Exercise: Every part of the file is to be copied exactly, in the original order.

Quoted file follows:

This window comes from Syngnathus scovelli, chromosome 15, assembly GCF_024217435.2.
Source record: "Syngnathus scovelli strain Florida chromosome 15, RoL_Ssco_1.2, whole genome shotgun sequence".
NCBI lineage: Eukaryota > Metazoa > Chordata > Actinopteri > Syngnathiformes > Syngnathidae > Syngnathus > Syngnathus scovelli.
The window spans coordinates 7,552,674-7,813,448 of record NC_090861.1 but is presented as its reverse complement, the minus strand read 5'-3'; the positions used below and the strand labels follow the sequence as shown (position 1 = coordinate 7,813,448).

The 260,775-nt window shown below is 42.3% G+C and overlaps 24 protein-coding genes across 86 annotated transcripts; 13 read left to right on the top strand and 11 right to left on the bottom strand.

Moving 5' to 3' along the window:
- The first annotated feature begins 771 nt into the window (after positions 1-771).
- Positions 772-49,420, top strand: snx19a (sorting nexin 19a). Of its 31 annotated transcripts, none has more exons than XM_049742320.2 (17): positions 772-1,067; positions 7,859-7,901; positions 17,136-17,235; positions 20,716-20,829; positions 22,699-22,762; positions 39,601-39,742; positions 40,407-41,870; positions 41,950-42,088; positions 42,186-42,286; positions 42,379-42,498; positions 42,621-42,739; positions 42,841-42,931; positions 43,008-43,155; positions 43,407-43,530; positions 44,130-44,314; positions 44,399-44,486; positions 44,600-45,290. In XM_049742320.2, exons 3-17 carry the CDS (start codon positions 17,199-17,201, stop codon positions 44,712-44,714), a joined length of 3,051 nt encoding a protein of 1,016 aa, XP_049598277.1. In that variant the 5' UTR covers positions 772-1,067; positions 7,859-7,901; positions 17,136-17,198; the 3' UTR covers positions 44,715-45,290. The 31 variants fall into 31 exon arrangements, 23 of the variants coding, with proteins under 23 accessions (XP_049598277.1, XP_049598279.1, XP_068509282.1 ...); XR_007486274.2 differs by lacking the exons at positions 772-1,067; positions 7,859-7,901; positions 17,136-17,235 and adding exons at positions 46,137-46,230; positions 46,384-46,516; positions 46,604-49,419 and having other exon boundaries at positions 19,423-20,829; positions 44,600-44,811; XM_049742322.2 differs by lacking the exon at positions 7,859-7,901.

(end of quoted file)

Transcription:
This window comes from Syngnathus scovelli, chromosome 15, assembly GCF_024217435.2.
Source record: "Syngnathus scovelli strain Florida chromosome 15, RoL_Ssco_1.2, whole genome shotgun sequence".
NCBI lineage: Eukaryota > Metazoa > Chordata > Actinopteri > Syngnathiformes > Syngnathidae > Syngnathus > Syngnathus scovelli.
The window spans coordinates 7,552,674-7,813,448 of record NC_090861.1 but is presented as its reverse complement, the minus strand read 5'-3'; the positions used below and the strand labels follow the sequence as shown (position 1 = coordinate 7,813,448).

The 260,775-nt window shown below is 42.3% G+C and overlaps 24 protein-coding genes across 86 annotated transcripts; 13 read left to right on the top strand and 11 right to left on the bottom strand.

Moving 5' to 3' along the window:
- The first annotated feature begins 771 nt into the window (after positions 1-771).
- Positions 772-49,420, top strand: snx19a (sorting nexin 19a). Of its 31 annotated transcripts, none has more exons than XM_049742320.2 (17): positions 772-1,067; positions 7,859-7,901; positions 17,136-17,235; positions 20,716-20,829; positions 22,699-22,762; positions 39,601-39,742; positions 40,407-41,870; positions 41,950-42,088; positions 42,186-42,286; positions 42,379-42,498; positions 42,621-42,739; positions 42,841-42,931; positions 43,008-43,155; positions 43,407-43,530; positions 44,130-44,314; positions 44,399-44,486; positions 44,600-45,290. In XM_049742320.2, exons 3-17 carry the CDS (start codon positions 17,199-17,201, stop codon positions 44,712-44,714), a joined length of 3,051 nt encoding a protein of 1,016 aa, XP_049598277.1. In that variant the 5' UTR covers positions 772-1,067; positions 7,859-7,901; positions 17,136-17,198; the 3' UTR covers positions 44,715-45,290. The 31 variants fall into 31 exon arrangements, 23 of the variants coding, with proteins under 23 accessions (XP_049598277.1, XP_049598279.1, XP_068509282.1 ...); XR_007486274.2 differs by lacking the exons at positions 772-1,067; positions 7,859-7,901; positions 17,136-17,235 and adding exons at positions 46,137-46,230; positions 46,384-46,516; positions 46,604-49,419 and having other exon boundaries at positions 19,423-20,829; positions 44,600-44,811; XM_049742322.2 differs by lacking the exon at positions 7,859-7,901.